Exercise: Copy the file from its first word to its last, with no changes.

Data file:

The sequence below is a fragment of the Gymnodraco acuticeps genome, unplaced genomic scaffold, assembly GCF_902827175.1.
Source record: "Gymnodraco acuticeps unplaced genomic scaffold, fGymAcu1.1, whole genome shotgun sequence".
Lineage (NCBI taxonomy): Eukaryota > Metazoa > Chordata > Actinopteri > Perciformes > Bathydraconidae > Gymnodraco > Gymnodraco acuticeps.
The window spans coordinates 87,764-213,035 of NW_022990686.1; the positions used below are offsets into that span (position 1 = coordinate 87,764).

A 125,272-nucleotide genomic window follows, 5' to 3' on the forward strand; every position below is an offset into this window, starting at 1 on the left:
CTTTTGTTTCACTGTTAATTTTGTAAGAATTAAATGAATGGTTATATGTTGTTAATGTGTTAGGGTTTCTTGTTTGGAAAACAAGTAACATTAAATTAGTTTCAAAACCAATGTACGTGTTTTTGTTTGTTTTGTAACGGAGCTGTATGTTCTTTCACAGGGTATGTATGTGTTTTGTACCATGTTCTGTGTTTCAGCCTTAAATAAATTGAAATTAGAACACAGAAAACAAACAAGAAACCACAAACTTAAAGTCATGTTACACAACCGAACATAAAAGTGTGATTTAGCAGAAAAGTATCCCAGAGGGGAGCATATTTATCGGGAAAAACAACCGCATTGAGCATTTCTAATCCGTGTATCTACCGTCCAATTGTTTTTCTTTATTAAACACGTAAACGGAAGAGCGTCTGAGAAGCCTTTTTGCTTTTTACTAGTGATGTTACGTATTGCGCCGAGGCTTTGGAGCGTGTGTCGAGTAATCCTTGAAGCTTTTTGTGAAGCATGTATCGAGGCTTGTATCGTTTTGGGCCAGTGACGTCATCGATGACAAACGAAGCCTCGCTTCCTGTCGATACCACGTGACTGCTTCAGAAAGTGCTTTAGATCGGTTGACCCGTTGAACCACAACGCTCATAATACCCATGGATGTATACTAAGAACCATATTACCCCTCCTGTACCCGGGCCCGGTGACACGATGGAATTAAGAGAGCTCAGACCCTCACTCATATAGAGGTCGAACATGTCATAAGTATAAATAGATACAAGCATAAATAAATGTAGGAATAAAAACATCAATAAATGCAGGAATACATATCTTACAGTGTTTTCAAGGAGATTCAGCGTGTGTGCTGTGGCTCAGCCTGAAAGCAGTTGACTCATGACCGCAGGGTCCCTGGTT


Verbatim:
The sequence below is a fragment of the Gymnodraco acuticeps genome, unplaced genomic scaffold, assembly GCF_902827175.1.
Source record: "Gymnodraco acuticeps unplaced genomic scaffold, fGymAcu1.1, whole genome shotgun sequence".
Lineage (NCBI taxonomy): Eukaryota > Metazoa > Chordata > Actinopteri > Perciformes > Bathydraconidae > Gymnodraco > Gymnodraco acuticeps.
The window spans coordinates 87,764-213,035 of NW_022990686.1; the positions used below are offsets into that span (position 1 = coordinate 87,764).

A 125,272-nucleotide genomic window follows, 5' to 3' on the forward strand; every position below is an offset into this window, starting at 1 on the left:
CTTTTGTTTCACTGTTAATTTTGTAAGAATTAAATGAATGGTTATATGTTGTTAATGTGTTAGGGTTTCTTGTTTGGAAAACAAGTAACATTAAATTAGTTTCAAAACCAATGTACGTGTTTTTGTTTGTTTTGTAACGGAGCTGTATGTTCTTTCACAGGGTATGTATGTGTTTTGTACCATGTTCTGTGTTTCAGCCTTAAATAAATTGAAATTAGAACACAGAAAACAAACAAGAAACCACAAACTTAAAGTCATGTTACACAACCGAACATAAAAGTGTGATTTAGCAGAAAAGTATCCCAGAGGGGAGCATATTTATCGGGAAAAACAACCGCATTGAGCATTTCTAATCCGTGTATCTACCGTCCAATTGTTTTTCTTTATTAAACACGTAAACGGAAGAGCGTCTGAGAAGCCTTTTTGCTTTTTACTAGTGATGTTACGTATTGCGCCGAGGCTTTGGAGCGTGTGTCGAGTAATCCTTGAAGCTTTTTGTGAAGCATGTATCGAGGCTTGTATCGTTTTGGGCCAGTGACGTCATCGATGACAAACGAAGCCTCGCTTCCTGTCGATACCACGTGACTGCTTCAGAAAGTGCTTTAGATCGGTTGACCCGTTGAACCACAACGCTCATAATACCCATGGATGTATACTAAGAACCATATTACCCCTCCTGTACCCGGGCCCGGTGACACGATGGAATTAAGAGAGCTCAGACCCTCACTCATATAGAGGTCGAACATGTCATAAGTATAAATAGATACAAGCATAAATAAATGTAGGAATAAAAACATCAATAAATGCAGGAATACATATCTTACAGTGTTTTCAAGGAGATTCAGCGTGTGTGCTGTGGCTCAGCCTGAAAGCAGTTGACTCATGACCGCAGGGTCCCTGGTT